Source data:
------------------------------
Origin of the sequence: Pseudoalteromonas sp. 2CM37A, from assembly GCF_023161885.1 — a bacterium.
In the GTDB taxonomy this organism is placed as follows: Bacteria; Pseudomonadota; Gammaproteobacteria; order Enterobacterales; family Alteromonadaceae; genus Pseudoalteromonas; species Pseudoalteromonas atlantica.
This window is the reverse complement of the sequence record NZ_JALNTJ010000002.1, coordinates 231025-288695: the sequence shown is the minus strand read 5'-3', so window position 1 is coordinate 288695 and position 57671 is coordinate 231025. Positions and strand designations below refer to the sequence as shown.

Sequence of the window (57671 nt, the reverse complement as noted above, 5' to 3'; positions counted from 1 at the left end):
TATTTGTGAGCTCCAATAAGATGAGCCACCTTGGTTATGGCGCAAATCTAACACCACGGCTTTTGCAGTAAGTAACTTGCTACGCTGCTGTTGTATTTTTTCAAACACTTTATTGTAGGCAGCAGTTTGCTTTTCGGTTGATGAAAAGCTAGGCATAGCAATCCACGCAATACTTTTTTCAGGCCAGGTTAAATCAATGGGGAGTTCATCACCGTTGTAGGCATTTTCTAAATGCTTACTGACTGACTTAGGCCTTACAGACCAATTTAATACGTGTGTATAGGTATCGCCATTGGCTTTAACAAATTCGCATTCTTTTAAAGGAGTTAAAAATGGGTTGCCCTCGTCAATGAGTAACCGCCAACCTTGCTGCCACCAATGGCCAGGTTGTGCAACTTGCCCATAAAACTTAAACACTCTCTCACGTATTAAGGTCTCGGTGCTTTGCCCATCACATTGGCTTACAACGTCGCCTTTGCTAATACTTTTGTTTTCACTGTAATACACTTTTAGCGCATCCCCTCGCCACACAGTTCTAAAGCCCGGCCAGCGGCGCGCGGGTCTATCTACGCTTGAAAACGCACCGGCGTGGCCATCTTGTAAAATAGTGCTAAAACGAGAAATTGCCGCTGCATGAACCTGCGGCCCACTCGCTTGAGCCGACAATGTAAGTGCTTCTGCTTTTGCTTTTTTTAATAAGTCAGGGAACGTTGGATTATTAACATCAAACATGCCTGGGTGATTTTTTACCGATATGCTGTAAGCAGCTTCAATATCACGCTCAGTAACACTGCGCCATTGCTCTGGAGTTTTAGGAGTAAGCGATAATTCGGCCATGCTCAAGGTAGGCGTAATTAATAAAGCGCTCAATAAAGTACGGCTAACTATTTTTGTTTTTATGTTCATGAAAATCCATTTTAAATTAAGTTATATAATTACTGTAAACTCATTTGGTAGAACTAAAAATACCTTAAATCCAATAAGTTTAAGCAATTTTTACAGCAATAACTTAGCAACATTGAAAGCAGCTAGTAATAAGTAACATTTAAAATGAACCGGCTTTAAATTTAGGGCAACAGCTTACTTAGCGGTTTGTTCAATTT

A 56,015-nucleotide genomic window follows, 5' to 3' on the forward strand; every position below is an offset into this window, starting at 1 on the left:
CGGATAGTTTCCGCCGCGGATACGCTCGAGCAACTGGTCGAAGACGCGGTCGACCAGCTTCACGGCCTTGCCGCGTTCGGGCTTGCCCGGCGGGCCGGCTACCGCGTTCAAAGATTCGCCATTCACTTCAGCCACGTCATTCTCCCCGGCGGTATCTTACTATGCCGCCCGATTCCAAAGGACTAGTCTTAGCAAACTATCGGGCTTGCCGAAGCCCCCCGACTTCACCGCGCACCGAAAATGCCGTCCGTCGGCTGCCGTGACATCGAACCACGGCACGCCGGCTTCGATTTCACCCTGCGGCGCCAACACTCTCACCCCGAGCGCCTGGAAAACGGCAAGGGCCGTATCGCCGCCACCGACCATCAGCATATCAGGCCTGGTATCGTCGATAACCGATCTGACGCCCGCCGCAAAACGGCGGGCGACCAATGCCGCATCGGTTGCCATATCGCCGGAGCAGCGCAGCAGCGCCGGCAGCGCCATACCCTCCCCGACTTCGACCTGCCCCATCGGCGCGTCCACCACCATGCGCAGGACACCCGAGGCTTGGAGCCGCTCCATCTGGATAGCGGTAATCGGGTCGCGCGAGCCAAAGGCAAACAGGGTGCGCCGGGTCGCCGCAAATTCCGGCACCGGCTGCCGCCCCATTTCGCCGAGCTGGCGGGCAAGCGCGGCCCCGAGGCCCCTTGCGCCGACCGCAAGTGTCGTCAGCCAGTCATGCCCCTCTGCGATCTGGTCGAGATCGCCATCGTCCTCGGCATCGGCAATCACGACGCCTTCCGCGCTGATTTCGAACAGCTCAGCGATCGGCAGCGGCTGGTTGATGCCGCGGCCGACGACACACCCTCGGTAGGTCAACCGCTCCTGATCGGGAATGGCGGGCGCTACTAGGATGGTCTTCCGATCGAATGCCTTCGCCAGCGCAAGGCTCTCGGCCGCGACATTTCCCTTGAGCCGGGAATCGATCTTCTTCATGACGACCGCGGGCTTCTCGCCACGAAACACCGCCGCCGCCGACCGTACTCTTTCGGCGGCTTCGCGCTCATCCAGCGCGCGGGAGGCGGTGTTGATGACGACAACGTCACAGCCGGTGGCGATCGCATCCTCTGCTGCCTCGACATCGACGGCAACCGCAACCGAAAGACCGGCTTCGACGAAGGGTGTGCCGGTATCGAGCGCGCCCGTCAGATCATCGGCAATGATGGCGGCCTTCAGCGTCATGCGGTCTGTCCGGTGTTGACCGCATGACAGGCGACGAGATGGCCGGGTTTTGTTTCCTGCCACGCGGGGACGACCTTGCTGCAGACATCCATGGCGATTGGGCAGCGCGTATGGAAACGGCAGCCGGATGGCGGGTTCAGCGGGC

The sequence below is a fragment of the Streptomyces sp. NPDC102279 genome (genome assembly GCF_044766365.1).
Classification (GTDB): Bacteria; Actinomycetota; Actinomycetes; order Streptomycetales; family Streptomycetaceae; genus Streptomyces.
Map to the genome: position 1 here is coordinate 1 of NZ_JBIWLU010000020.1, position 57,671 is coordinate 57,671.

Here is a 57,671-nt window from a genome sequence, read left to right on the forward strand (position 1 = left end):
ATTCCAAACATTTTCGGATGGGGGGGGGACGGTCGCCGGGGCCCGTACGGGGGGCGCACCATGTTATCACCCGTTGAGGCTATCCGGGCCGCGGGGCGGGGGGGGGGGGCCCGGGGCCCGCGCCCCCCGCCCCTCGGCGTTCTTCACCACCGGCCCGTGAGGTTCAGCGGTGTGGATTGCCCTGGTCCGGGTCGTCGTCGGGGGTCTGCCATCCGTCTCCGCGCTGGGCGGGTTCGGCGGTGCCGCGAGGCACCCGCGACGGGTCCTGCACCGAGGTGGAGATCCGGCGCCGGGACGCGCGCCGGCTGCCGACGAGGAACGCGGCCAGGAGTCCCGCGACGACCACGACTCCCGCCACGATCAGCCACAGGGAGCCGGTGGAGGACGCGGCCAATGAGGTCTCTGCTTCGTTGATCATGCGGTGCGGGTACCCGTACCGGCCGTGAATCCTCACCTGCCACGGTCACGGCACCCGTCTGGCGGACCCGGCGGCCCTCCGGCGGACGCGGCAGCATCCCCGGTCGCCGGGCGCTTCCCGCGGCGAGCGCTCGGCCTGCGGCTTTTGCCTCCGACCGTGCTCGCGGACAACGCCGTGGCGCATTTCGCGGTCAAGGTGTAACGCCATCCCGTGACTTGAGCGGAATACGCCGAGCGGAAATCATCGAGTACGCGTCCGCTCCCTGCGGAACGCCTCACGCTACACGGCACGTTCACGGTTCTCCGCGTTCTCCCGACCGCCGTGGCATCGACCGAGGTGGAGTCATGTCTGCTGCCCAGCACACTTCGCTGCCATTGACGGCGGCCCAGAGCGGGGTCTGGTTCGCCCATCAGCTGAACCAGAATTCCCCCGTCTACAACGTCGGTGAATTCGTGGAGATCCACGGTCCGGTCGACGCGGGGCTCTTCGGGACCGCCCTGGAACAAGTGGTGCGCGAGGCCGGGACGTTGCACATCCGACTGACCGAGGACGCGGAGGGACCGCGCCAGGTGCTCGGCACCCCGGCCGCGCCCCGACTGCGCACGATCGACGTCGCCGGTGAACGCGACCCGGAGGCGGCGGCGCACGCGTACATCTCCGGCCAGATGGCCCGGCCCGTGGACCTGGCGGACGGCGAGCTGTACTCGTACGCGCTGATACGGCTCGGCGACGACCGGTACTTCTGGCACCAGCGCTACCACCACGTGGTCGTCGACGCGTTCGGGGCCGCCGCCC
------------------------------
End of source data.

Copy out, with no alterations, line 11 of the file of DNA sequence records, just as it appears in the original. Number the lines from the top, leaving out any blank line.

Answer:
Here is a 57,671-nt window from a genome sequence, read left to right on the forward strand (position 1 = left end):